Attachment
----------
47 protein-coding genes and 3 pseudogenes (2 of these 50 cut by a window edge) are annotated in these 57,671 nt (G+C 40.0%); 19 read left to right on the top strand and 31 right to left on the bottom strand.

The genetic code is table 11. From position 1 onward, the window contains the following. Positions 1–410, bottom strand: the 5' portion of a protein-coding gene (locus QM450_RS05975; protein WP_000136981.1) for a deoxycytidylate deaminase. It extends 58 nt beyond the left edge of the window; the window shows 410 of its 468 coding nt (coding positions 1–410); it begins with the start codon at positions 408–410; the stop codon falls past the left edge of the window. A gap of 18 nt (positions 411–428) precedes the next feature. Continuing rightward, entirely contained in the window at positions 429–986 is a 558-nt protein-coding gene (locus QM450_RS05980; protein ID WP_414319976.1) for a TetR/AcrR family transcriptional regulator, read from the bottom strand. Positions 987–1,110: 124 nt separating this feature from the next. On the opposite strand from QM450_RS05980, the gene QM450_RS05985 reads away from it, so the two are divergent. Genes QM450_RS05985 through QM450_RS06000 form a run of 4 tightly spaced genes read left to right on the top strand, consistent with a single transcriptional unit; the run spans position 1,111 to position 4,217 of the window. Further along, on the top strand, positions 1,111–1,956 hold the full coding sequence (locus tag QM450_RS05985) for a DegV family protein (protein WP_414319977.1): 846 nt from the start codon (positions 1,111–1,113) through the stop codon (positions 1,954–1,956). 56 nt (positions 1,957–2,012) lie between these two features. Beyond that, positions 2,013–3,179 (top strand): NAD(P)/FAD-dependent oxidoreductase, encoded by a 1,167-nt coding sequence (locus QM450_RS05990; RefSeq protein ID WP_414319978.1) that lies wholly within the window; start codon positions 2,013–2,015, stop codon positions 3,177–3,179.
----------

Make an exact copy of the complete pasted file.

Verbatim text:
47 protein-coding genes and 3 pseudogenes (2 of these 50 cut by a window edge) are annotated in these 57,671 nt (G+C 40.0%); 19 read left to right on the top strand and 31 right to left on the bottom strand.

The genetic code is table 11. From position 1 onward, the window contains the following. Positions 1–410, bottom strand: the 5' portion of a protein-coding gene (locus QM450_RS05975; protein WP_000136981.1) for a deoxycytidylate deaminase. It extends 58 nt beyond the left edge of the window; the window shows 410 of its 468 coding nt (coding positions 1–410); it begins with the start codon at positions 408–410; the stop codon falls past the left edge of the window. A gap of 18 nt (positions 411–428) precedes the next feature. Continuing rightward, entirely contained in the window at positions 429–986 is a 558-nt protein-coding gene (locus QM450_RS05980; protein ID WP_414319976.1) for a TetR/AcrR family transcriptional regulator, read from the bottom strand. Positions 987–1,110: 124 nt separating this feature from the next. On the opposite strand from QM450_RS05980, the gene QM450_RS05985 reads away from it, so the two are divergent. Genes QM450_RS05985 through QM450_RS06000 form a run of 4 tightly spaced genes read left to right on the top strand, consistent with a single transcriptional unit; the run spans position 1,111 to position 4,217 of the window. Further along, on the top strand, positions 1,111–1,956 hold the full coding sequence (locus tag QM450_RS05985) for a DegV family protein (protein WP_414319977.1): 846 nt from the start codon (positions 1,111–1,113) through the stop codon (positions 1,954–1,956). 56 nt (positions 1,957–2,012) lie between these two features. Beyond that, positions 2,013–3,179 (top strand): NAD(P)/FAD-dependent oxidoreductase, encoded by a 1,167-nt coding sequence (locus QM450_RS05990; RefSeq protein ID WP_414319978.1) that lies wholly within the window; start codon positions 2,013–2,015, stop codon positions 3,177–3,179.